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Find video protocols related to scientific articles indexed in Pubmed.
Black Men Who Have Sex with Men, Sexual Risk-Taking, and Willingness to Use Rapid Home HIV Tests.
Prev Sci
PUBLISHED: 06-08-2014
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The availability of rapid home-based HIV testing (RHT) in the USA has provided us with a valuable, new option in our efforts to identify more people living with HIV and to do so sooner. Furthermore, it is possible that RHT will be or is currently being used as a means of learning one's own and one's partner's HIV status prior to engaging in condomless intercourse. Data regarding knowledge and willingness to use RHT, however, is very limited. In particular, no studies have investigated RHT use among Black men who have sex with men (BMSM). Understanding RHT use among BMSM is critical as we have observed alarming rates of HIV prevalence among this group, and RHT may provide an opportunity to slow HIV transmission among BMSM. In order to better understand RHT, we assessed knowledge, willingness to use and actual use of RHT, HIV testing history, substance use, and sexual risk-taking among 387 HIV-negative BMSM and 157 HIV-positive BMSM attending a community event in the southeastern USA. We used generalized linear modeling to assess factors associated with their willingness to use RHT. Although familiarity with the availability of RHT was somewhat limited among these men, a substantial portion of BMSM did report an interest in using RHT, including with their sex partners. Among HIV-negative BMSM, however, we found a negative relationship between willingness to use RHT and sexual risk-taking, i.e., higher numbers of condomless anal sex acts were associated with a reduction in willingness to use RHT. It appears that men who report the greatest risk-taking for HIV are least interested in RHT. Future research should focus on better understanding concerns regarding RHT among at-risk HIV-negative men and should investigate the usefulness of using RHT as a HIV prevention method.
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Psychosocial factors related to willingness to use pre-exposure prophylaxis for HIV prevention among Black men who have sex with men attending a community event.
Sex Health
PUBLISHED: 03-04-2014
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Objectives In the US, Black men who have sex with men (BMSM) are disproportionately affected by HIV/AIDS. Pre-exposure prophylaxis (PrEP) holds tremendous promise for curbing the HIV/AIDS epidemic among these men. However, many psychosocial components must be addressed in order to implement this prevention tool effectively among BMSM.
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Using quality improvement to optimise paediatric discharge efficiency.
BMJ Qual Saf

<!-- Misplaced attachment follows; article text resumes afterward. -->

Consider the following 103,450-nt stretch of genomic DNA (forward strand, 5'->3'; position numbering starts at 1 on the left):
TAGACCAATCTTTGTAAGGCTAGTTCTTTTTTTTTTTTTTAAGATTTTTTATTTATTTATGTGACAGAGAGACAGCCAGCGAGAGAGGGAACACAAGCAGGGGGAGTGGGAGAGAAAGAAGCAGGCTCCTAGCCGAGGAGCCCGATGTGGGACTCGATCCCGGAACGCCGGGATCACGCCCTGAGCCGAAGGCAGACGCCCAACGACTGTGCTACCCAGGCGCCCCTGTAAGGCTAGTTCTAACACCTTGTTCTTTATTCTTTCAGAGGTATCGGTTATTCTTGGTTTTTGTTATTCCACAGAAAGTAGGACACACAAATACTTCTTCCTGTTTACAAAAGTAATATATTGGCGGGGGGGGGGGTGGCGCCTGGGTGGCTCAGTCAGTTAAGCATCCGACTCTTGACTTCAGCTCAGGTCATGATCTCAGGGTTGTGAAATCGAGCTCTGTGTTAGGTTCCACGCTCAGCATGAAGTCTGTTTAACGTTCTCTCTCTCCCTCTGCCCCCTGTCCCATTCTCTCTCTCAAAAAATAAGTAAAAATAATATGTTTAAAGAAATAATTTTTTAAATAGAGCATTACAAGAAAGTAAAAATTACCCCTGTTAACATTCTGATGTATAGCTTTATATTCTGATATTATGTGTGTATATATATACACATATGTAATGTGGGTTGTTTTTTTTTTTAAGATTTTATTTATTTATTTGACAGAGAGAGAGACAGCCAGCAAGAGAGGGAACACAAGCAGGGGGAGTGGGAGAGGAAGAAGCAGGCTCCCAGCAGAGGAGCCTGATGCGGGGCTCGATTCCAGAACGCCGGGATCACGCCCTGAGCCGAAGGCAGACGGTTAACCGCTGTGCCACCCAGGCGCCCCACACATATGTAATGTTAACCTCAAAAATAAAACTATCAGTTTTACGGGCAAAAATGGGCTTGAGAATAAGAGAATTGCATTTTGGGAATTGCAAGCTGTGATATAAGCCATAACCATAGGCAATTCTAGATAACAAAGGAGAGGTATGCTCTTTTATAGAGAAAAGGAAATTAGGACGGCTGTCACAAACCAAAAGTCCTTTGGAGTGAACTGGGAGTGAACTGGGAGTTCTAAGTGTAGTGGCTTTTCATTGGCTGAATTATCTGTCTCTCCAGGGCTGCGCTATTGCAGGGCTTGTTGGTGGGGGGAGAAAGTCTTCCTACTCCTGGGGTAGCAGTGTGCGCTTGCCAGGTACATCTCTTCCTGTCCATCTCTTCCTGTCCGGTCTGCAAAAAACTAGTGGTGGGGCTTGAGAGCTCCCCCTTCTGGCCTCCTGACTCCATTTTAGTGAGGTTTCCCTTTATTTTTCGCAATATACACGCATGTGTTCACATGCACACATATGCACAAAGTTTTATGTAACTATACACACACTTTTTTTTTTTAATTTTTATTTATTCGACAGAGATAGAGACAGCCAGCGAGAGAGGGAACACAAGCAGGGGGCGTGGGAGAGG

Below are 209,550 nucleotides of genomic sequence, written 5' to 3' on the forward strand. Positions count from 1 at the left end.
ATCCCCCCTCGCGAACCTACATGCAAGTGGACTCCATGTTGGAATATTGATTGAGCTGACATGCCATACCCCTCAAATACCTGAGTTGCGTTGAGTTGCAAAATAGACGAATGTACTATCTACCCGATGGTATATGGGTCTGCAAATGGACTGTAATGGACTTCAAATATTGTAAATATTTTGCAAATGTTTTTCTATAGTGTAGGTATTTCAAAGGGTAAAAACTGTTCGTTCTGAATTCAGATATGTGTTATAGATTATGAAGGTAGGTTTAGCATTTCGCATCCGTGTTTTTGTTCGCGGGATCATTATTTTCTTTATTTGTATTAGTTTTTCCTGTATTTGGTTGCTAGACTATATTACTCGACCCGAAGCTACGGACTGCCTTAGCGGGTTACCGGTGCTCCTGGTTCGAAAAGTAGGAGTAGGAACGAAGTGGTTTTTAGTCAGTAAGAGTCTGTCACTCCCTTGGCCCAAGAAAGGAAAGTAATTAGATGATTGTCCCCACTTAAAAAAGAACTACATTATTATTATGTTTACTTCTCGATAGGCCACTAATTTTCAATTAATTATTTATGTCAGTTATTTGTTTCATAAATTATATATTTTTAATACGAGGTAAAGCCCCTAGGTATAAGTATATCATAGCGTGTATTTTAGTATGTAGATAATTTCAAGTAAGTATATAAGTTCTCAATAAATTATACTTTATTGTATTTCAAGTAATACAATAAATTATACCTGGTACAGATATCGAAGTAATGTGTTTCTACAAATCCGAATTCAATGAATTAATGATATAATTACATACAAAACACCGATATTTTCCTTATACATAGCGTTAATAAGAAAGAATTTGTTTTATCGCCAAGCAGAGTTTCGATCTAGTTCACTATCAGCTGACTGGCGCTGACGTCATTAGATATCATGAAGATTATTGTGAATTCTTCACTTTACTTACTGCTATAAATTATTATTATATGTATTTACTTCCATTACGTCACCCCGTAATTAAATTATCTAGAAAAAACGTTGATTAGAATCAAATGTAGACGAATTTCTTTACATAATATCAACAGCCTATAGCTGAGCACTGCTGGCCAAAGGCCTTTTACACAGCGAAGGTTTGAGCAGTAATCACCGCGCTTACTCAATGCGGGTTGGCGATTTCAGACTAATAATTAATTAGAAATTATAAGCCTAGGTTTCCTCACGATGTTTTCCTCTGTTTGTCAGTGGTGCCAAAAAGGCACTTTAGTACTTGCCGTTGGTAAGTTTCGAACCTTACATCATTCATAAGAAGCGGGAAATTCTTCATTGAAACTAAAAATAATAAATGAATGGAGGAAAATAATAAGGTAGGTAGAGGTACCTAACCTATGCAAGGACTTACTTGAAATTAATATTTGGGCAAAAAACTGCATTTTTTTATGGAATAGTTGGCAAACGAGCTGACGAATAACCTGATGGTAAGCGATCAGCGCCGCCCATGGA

PUBLISHED: 01-27-2014
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Bed capacity management is a critical issue facing hospital administrators, and inefficient discharges impact patient flow throughout the hospital. National recommendations include a focus on providing care that is timely and efficient, but a lack of standardised discharge criteria at our institution contributed to unpredictable discharge timing and lengthy delays. Our objective was to increase the percentage of Hospital Medicine patients discharged within 2 h of meeting criteria from 42% to 80%.
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Randomized clinical trial of HIV treatment adherence counseling interventions for people living with HIV and limited health literacy.
J. Acquir. Immune Defic. Syndr.
PUBLISHED: 01-23-2013
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Limited health literacy is a known barrier to medication adherence among people living with HIV. Adherence improvement interventions are urgently needed for this vulnerable population.
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The Achilles Heel of HIV Treatment for Prevention: History of Sexually Transmitted Coinfections among People Living with HIV/AIDS Receiving Antiretroviral Therapies.
J Int Assoc Physicians AIDS Care (Chic)
PUBLISHED: 10-11-2011
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Background: Antiretroviral therapies (ARTs) offer promising new avenues for HIV prevention. Unfortunately, people infected with HIV who have co-occurring sexually transmitted infections (STIs) are more infectious than suggested by the amount of virus in their peripheral blood. We examined the history of sexually transmitted coinfections in people living with HIV.
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Screening for diabetes in an African American community: identifying characteristics associated with abnormal blood glucose readings.
J Natl Med Assoc
PUBLISHED: 06-15-2011
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To identify characteristics associated with abnormal blood glucose readings among African Americans and to determine the potential value of a more targeted approach to community-based screenings for type 2 diabetes.
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Sexual HIV transmission and antiretroviral therapy: a prospective cohort study of behavioral risk factors among men and women living with HIV/AIDS.
Ann Behav Med
PUBLISHED: 04-16-2011